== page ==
In this study five cruciferin (Bra022801, Bra035434, Bra002906, BraA09006896 and P15456], and three napin proteins (Bra041165, BraA03000889 and BraA01001883] were identified in the proteome of the B. rapa R-o-18 seed extracts (S4 Table in S1 File). Molecular genetic analysis indicated the presence of five genes encoding napin proteins in the B. rapa R-o-18 genome and 10 genes encoding napin proteins in the Chiifu genome [15] (S8 Table in S1 File). Direct identification of three of these in this study provides protein-level evidence of gene expression which can help to refine gene models.

Previous studies have reported that in Brassica, 12S globulin type cruciferins and 2S albumin type napins together constitute approximately 85%–90% of the total protein in the seed [59, 87]. Cruciferin is the most abundant of these, roughly accounting for 60% of the total protein in the seed. Napin is reported as the second most abundant SSP, representing 20–30% of the total protein [88]. Generally, the ratio of cruciferin to napin, although variable, is in the range of 0.6 to 0.2 [58, 59]. In this study, based on spectral counting of identified proteins, cruciferin accounted for 14.8% of the seed proteome and napin accounted for an additional 2.6%. This represented a napin to cruciferin ratio of 1 to 5 and agrees with the range previously reported.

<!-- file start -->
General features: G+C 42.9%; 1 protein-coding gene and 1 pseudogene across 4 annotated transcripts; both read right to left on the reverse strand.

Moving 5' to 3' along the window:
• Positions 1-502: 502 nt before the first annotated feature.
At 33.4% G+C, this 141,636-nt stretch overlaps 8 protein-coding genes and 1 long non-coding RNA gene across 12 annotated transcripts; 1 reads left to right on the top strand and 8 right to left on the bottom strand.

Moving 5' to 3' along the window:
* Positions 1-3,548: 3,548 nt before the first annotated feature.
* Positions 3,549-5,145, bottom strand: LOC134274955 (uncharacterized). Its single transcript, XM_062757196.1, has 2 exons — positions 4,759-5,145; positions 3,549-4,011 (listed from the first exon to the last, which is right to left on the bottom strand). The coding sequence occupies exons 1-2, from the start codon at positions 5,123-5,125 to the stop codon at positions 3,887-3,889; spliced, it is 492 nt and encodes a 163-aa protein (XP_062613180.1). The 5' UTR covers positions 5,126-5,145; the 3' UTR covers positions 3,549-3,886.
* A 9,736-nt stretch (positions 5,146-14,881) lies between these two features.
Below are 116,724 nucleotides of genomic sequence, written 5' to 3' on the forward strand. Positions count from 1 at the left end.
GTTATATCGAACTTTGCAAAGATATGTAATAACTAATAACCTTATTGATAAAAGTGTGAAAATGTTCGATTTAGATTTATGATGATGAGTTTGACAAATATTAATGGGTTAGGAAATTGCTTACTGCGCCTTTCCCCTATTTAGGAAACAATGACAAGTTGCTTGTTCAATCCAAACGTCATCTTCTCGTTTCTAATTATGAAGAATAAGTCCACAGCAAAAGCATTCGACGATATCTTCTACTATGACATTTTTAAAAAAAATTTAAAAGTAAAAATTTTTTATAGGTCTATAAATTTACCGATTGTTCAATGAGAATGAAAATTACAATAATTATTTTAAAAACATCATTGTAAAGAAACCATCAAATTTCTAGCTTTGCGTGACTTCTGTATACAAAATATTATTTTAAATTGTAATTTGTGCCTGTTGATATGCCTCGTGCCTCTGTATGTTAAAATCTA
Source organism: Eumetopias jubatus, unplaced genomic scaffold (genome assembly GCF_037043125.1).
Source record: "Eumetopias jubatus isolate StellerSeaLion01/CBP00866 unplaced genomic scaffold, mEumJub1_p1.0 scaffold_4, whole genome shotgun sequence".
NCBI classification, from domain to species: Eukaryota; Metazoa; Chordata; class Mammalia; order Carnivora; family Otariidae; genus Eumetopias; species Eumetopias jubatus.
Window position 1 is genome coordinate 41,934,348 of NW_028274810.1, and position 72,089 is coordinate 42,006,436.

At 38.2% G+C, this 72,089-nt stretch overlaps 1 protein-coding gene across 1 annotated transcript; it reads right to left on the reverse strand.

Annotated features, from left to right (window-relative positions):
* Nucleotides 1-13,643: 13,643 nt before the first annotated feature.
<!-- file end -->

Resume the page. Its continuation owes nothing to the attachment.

Identification of vicilin SSP in the B. rapa seed provides evidence for an important role for this family of SSP in Brassica. Vicilins have been predominantly mentioned as SSP in legumes [70] and tree nuts [36, 52, 89], with only partial gene sequences corresponding to incomplete clones identified in Arabidopsis [59].